New study sheds light into flaws of classic marshmallow test.
So I never cared much for the original marshmallow test. Something about it just made me want to question the validity of it’s results from the moment I first heard of it. I actually argued against it at a lunch table with several Dawson gurus (a whole other thread or book could be donated to the bad science they use). I’ll just say, read this thread if interested in that. Yes it’s long but you will learn more unbiased information from people not trying to sell you $3000 courses, than anywhere else that I am aware of. Plus it doesn’t feel like a religious cult, like the for profit occlusal training centers do. I am a strong believer in the orofacial pain model, as is science, just check TMD consensus papers.
I also think Dawson people are sheepish and far too naive in believing self supporting studies. I don’t think they critically question the results they see, hence why they passionately believed occlusal equilibration cured bruxism, why they now believe toothbrush/paste cause abfractions from 1 ex-vivo study, and why they believed the marshmallow conclusions. Apologies for the digression…..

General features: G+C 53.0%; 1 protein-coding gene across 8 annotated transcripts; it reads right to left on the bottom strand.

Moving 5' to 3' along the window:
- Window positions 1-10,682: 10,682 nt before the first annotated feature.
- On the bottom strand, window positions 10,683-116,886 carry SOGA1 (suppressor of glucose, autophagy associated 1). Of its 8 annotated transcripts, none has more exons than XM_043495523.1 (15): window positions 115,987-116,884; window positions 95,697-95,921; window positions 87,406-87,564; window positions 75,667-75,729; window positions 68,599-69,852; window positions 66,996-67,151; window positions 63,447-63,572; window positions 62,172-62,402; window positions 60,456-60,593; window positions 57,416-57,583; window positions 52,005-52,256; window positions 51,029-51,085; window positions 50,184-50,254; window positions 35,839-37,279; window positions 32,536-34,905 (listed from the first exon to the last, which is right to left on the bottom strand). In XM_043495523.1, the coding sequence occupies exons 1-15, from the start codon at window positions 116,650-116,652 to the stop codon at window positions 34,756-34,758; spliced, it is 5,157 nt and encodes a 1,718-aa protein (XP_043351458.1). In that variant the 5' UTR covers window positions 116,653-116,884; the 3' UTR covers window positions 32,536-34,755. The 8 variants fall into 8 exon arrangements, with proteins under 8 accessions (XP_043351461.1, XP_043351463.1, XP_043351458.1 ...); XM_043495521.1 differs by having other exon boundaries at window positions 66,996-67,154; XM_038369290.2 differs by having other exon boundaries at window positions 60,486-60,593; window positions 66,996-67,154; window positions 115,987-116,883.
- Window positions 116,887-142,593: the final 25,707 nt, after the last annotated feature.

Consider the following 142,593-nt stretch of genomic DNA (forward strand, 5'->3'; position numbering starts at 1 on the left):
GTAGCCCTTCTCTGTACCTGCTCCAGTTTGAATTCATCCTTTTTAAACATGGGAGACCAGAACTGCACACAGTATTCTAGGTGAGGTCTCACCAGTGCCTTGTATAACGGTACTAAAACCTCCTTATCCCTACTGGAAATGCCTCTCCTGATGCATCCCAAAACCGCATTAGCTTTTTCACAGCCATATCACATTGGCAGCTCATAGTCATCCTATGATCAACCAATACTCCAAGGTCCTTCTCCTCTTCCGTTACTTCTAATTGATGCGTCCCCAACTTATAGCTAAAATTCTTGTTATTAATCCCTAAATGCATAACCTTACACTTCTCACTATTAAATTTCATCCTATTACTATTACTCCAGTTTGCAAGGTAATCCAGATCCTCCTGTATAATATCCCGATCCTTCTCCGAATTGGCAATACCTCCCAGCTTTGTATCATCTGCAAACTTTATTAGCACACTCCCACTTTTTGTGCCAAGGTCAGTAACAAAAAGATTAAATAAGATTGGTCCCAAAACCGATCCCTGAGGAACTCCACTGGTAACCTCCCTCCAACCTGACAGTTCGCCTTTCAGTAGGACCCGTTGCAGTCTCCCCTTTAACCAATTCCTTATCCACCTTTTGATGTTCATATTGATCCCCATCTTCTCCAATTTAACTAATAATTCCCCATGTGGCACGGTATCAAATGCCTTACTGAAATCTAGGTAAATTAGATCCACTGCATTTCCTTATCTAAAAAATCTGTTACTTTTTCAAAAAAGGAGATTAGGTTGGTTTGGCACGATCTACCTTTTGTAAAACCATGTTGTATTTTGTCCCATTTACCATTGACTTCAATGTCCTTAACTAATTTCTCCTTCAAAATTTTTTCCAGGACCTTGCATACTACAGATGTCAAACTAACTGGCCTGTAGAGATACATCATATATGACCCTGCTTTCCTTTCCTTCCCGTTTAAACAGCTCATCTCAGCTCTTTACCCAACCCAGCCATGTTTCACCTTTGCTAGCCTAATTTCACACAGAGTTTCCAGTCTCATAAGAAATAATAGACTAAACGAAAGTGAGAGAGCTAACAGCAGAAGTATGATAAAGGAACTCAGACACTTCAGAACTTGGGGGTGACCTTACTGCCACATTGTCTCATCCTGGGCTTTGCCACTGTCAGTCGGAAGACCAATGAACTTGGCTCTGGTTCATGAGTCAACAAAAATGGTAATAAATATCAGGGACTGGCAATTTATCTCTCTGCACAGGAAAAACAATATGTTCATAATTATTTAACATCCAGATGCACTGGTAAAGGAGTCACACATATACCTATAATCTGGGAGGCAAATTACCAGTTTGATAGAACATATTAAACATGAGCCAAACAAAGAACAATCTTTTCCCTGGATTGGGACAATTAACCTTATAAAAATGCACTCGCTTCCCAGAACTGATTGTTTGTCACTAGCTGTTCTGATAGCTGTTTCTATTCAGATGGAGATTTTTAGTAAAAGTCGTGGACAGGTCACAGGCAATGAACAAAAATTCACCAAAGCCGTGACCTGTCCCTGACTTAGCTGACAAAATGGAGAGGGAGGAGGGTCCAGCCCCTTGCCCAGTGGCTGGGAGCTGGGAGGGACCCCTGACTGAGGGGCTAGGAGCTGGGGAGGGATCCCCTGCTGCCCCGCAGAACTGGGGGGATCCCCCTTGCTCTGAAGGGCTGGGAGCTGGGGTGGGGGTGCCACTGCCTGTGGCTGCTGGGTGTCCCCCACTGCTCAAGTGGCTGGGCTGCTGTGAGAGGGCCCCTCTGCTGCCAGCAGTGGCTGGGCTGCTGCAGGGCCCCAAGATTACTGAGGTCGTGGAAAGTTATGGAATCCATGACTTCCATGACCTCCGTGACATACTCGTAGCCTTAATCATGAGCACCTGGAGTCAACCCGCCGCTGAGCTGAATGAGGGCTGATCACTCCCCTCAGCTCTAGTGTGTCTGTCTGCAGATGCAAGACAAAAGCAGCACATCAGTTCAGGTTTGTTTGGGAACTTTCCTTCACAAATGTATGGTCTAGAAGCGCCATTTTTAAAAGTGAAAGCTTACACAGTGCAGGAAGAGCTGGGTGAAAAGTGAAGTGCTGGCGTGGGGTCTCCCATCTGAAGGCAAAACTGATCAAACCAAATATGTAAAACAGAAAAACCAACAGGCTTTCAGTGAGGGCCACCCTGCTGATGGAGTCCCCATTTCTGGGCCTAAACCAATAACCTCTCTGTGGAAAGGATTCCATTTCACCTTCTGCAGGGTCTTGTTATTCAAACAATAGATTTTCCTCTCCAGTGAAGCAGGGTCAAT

So I was happy to see someone challenge the validity of the marshmallow test and show one of what I feel is several major flaws. I list what I feel are the major flaws.
- The reward is not viewed with equal desire by all the children. Even if they did all love marshmallows at the beginning of the study, a child that age changes their mind so quickly and frequently and their answers are so playful the true desire for the reward at the time of the test would be impossible to gauge.
- I always felt the original showed nothing more than the child’s preconceived trust of adults. Children with bad parents don’t trust adults as much. Children that don’t trust adults, don’t have a strong ability to delay gratification when dealing with adults. Lack of delayed gratification and poor SAT scores are both results of bad parenting to some extent. It’s not the lack of delayed gratification that causes poorer scores, it’s the parenting. I do believe some parenting skills are genetic and thus there is of course some genetic component directly and indirectly responsible. However, conclusions of the original study were too superficial.
- I think both studies (original and this one) show nothing more than a good upbringing and positive adult role models lead to a more productive adults. In the original study (from the 70’s) it’s much more likely that the children that took the marshmallow quickly had less trust in adults in general due to their upbringing, most likely rightfully so. Thus their success in life was a symptom of their upbringing, just as their lack of trust of adults demonstrated by taking the marshmallow quicker represented that same symptom of upbringing.